The delays will be in the areas of equipment design-in and delivery. Broadcasters should be phasing out analog studio and control equipment while updating routing, synchronizing, and test and measurement systems with digital equipment (or making "slide-in" provisions for digital equipment). Making various vendors' products (hardware and software) compatible with the equipment of other vendors and the total plant requires careful planning and engineering - especially when the goal is zero downtime. As equipment becomes more complicated, maintenance and operating staff training should be a part of the digital changeover. Broadcasters should have vendors conduct this on-site training as part of an equipment purchase package.

After the gradual change in studio and terminal equipment to DTV, changing over transmitters and transmission equipment (lines, antennas, etc.) will be the biggest (often uncontrollable) time consumer. If the broadcaster owns/shares a tower which is certified for the additional load, equipment should be installed side-by-side and tested for an "event-free" changeover. If there is no additional room in the transmitter building or existing tower or the tower can not be certified, an alternate transmitter site should be acquired as a first priority on the road to digital transmission. The broadcast market has a lot to do with over-the-air planning. The bulk of many broadcasters' audiences (especially in the top 20 markets) rely on cable systems or satellite distribution rather than off-the-air reception for the station's signal, and this trend will increase until the need for inefficient and expensive over-the-air transmission ceases in the not-too-distant future. The broadcaster should make certain that the hardware and software "link" to the cable distributor, satellite distribution, Internet, etc. is of the highest quality.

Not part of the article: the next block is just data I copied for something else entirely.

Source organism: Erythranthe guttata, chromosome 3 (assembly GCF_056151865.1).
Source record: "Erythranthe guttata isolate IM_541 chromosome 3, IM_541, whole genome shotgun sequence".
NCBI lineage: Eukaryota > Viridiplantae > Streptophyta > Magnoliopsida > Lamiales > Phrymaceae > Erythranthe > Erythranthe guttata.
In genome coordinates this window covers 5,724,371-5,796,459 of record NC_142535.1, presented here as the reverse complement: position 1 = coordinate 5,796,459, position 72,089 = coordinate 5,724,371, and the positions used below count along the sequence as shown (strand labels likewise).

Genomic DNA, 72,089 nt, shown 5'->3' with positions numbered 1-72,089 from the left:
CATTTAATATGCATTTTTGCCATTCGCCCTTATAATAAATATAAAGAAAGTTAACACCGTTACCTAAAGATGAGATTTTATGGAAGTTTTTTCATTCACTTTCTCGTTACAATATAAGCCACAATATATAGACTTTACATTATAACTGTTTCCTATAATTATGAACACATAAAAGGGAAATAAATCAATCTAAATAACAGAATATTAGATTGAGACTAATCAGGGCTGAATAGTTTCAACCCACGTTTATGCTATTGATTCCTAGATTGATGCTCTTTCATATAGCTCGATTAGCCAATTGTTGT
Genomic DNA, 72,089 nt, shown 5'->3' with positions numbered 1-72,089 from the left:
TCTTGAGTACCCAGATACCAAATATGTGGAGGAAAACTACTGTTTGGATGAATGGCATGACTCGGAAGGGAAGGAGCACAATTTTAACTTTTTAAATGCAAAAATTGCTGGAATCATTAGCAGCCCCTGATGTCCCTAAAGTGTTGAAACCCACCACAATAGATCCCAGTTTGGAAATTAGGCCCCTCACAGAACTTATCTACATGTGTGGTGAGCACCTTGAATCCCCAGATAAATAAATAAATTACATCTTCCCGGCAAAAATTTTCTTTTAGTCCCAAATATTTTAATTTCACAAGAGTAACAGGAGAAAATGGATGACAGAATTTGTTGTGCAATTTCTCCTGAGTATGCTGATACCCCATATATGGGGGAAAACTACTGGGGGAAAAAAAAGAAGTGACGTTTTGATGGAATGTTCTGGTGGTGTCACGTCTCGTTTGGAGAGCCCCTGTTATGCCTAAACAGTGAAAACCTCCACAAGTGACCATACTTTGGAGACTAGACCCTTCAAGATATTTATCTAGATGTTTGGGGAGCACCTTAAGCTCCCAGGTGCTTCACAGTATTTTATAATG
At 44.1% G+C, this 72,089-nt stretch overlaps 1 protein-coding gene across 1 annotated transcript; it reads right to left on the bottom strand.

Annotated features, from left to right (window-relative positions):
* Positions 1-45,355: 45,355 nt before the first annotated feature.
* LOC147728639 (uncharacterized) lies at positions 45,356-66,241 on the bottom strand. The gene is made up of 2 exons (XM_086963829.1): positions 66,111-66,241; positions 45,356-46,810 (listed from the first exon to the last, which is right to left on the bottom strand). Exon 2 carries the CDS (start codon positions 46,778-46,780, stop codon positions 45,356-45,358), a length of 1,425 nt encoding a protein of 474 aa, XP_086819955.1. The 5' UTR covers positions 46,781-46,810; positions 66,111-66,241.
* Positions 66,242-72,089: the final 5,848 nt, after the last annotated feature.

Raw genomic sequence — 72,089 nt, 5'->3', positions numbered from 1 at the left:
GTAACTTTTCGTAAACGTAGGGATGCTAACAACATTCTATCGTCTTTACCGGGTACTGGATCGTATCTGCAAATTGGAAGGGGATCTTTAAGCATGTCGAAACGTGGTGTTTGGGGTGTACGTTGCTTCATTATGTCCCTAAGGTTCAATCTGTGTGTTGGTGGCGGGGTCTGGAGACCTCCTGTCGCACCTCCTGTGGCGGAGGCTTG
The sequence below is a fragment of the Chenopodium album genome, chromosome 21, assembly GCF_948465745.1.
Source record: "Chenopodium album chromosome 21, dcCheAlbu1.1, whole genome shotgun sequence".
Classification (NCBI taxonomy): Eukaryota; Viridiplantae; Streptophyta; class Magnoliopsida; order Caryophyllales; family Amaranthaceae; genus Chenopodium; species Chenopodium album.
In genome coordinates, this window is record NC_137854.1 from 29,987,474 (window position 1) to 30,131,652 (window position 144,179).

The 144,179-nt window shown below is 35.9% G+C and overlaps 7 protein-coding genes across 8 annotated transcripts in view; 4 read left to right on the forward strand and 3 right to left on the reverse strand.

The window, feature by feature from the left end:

Broadcasters should begin engineering budgeting and planning now. If you plan to upgrade your plant, plan on at least a year for studio work and two or more for transmitter work. Using a reputable consultant who has no ties with any equipment vendor to help you budget, design and certify the completed installation, whether it is a studio system or whole new plant, will save money and time. Two of the biggest deciding factors for rapid digital TV growth in the U.S. are, in many ways, out of the direct hands of the broadcasters. They include the speed of acceptance and sale of consumer digital receivers and the impact of high-speed (DSL) Internet service to all customers (permitting broadcasters to provide their streaming signal on the Internet). A well-designed, engineered and documented plant will always be an asset for the broadcaster.